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I have ~2 month old bell pepper and heirloom tomato plants that have been spending the last month outdoors in full sun. Unfortunately I'm leaving on a 10-day trip, and will be keeping them watered with Blumat watering stakes. Since the soil likely dries out too quickly outdoors for the Blumats to keep up, I plan to temporariliy bring them back inside under a skylight while I'm gone to reduce evaporation. (They're in fabric pots which are pretty easy to move around)

When I get back home and take them back outside, will they need to go through a re-hardening process after getting used to indoor conditions? Or do plants, once hardened, stay that way?

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Yes, plants get “sensitive” when taken back indoors again. How much depends on how dark the indoors is an how long they stay inside.

I would be careful and not just put them straight into full sun again. I recommend a simplified and shortened hardening off phase - certainly not as careful as when moving seedlings outside for the first time.

Look at the plants when you return and check for signs of etiolation. (Paler color, “stretched” tops) The less symptoms you see, the easier will be the transition again.

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Plants need acclimation when they are moved from indoors to the out of doors in the sun as well as acclimation from out of doors back into the indoor environment.

Christmas trees sold live for example. Usually Balled and Burlapped put in a pot with soil over the burlapped root ball to sell. That root ball is also not very moist and if one tries to water a B&B Christmas tree plunked in a pot the water goes around not into the root ball.

People drag a newly purchased live Christmas tree into a very dry living room, a warm living room when they were used to cold nights and worse...when Christmas is over they drag it out of doors and 8 out of 10 live Christmas trees die. That is some unofficial data but in my experience, lots of live Christmas trees die because of non acclimation. Too little moisture for a living tree in a warm, dry environment.

Do you have a covered porch out of doors? That is where I would put those plants. A covered porch is a great transition zone. I pull all of my indoor plants out onto a covered patio/porch where there is no direct sun and there is no acclimation necessary. No acclimation necessary going back indoors for the winter either.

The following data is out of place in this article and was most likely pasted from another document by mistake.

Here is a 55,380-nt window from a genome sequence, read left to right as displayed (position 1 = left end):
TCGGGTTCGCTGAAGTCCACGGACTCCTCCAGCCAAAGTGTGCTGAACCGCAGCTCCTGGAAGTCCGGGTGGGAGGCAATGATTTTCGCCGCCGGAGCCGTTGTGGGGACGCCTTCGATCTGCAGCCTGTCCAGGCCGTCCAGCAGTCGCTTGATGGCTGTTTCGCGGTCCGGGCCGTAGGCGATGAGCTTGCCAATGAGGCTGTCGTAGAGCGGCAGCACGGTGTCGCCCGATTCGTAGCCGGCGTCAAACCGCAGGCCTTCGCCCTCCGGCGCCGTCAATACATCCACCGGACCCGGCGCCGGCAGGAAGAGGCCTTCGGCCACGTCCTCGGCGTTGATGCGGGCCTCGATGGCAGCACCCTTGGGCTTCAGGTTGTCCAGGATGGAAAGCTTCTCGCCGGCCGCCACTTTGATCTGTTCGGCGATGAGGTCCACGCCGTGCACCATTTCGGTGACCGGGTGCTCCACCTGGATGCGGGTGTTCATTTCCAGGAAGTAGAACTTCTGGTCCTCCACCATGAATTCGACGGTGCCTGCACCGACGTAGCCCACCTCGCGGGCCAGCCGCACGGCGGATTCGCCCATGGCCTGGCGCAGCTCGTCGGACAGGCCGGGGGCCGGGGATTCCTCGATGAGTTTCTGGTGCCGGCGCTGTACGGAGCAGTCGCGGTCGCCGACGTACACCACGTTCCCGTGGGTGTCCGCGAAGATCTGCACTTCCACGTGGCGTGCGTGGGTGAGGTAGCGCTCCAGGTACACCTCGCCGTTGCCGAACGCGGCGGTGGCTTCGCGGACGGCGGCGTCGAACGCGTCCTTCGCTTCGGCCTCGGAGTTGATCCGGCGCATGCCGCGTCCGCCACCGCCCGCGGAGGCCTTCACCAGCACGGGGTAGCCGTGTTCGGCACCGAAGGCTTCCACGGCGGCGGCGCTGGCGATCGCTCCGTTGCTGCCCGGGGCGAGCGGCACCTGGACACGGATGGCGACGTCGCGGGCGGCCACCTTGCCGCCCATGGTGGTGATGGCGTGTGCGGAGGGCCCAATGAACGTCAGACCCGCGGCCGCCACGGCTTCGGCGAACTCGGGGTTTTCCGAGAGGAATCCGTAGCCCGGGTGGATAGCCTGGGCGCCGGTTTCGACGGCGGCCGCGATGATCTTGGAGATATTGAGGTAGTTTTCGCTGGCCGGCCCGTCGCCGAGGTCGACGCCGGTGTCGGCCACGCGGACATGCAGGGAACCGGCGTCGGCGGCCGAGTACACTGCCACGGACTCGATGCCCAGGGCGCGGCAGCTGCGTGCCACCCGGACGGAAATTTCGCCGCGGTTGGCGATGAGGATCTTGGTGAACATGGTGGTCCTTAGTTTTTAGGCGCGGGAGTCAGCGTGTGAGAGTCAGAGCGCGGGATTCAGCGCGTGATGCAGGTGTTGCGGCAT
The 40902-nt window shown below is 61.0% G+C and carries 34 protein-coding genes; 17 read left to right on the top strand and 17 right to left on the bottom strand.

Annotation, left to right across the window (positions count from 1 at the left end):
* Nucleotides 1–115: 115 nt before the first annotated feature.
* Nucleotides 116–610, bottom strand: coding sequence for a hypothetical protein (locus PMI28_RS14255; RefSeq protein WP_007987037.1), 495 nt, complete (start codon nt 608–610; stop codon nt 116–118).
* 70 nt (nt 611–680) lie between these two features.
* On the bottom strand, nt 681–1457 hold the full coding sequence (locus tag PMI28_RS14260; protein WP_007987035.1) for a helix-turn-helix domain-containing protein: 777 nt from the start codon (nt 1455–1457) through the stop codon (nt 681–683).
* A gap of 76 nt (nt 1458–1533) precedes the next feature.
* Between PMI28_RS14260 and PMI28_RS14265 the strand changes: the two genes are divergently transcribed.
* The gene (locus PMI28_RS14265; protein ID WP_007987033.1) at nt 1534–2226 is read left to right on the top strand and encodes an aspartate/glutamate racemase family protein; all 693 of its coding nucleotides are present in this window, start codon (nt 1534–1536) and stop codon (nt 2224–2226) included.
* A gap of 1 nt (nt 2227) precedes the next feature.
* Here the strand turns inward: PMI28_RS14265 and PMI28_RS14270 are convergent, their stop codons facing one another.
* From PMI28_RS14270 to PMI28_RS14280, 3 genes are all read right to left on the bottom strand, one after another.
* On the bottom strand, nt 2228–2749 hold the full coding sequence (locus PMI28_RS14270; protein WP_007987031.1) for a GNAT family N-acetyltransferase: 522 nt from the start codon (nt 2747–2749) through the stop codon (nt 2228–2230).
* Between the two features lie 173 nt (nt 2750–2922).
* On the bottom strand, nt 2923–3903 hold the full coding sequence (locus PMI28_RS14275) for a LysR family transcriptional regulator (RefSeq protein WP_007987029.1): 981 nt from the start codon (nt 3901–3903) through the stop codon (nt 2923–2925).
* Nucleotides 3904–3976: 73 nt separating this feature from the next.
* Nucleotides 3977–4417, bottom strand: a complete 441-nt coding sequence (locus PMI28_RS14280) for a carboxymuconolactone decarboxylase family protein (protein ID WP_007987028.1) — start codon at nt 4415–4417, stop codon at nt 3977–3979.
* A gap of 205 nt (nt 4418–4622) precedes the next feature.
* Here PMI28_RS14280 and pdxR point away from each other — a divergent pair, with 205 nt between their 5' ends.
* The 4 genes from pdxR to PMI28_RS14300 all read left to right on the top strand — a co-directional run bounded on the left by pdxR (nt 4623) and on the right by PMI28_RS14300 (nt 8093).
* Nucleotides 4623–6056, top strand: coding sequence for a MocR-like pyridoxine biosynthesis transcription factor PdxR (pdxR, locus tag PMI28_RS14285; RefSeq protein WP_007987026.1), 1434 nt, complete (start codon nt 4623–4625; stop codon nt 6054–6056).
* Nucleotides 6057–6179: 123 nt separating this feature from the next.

Your plants used to the sun should be okay if you took them indoors and watered less than what they were watered in the sun out of doors. They will be okay in full sun through the skylight or kitchen window. But your plants will be very stressed needlessly.

This is all about the thickness of epidermis of the leaves. Thin is necessary for indoor plants and thick is necessary for out of doors in the full sun.

How big are your pots, btw? What soil medium have you used? Fertilizer?

Better would be on the patio under a cover using the same amount of water. Indoors there is no breeze to increase transpiration. Indoors has very dry air. Bringing them indoors for 10 days is iffy. They might make it. I have a hard time imagining your watering system not being able to keep up. Guess I'll go look up Blumat watering stuff. How often do you have to add extra water to these plants on this Blumat system?

I am thinking the best place for your plants is right where they are. Moving plants to a new environment is sometimes worse than too little or too much water during a 10 day period.

Send us pictures of your plants, pots, what type of soil did you use in these pots, anything at all. Do you have someone who could check up on your plants out of doors? Changing the environment is tougher on plants than changes of other elements.

  • Thanks for the detailed response! Unfortunately I don't have a covered porch — I live in a townhouse in a city so the only outdoor space is the rooftop and a front north-facing balcony that won't be able to fit all the plants. I could potentially split them up since it'll get pretty tight indoors anyway. There are 20 5-gal & 7-gal pots so it's quite a bit to water. I have a friend who is willing to help but I don't want to inconvenience him too much. Plus accessing the rooftop and dragging watering cans up there is a bit of a pain and I'd be asking a lot of him if I kept them up there. – Tai Sep 19 '18 at 5:09
  • Tried moving the rooftop plants to the balcony today as a compromise. It's north-facing and most of the sun exposure happens in the afternoon vs. on the rooftop where they get drenched in full sun from about 9am to 5pm. I wrapped the outside of the fabric pots with some plastic to limit evaporation through the sides of the pots, and I'm testing the Blumats to see how much water they actually draw in (comparing it with a "control" container to see how much of the water source is lost to evaporation). Hopefully between all of this and my friend coming every 4 days we'll be good... – Tai Sep 19 '18 at 15:56
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    This solution sounds sane and smart. Tai, good job, I am fairly sure you couldn't have done better! Very nice thinking. Have a wonderful trip! – stormy Sep 20 '18 at 5:12

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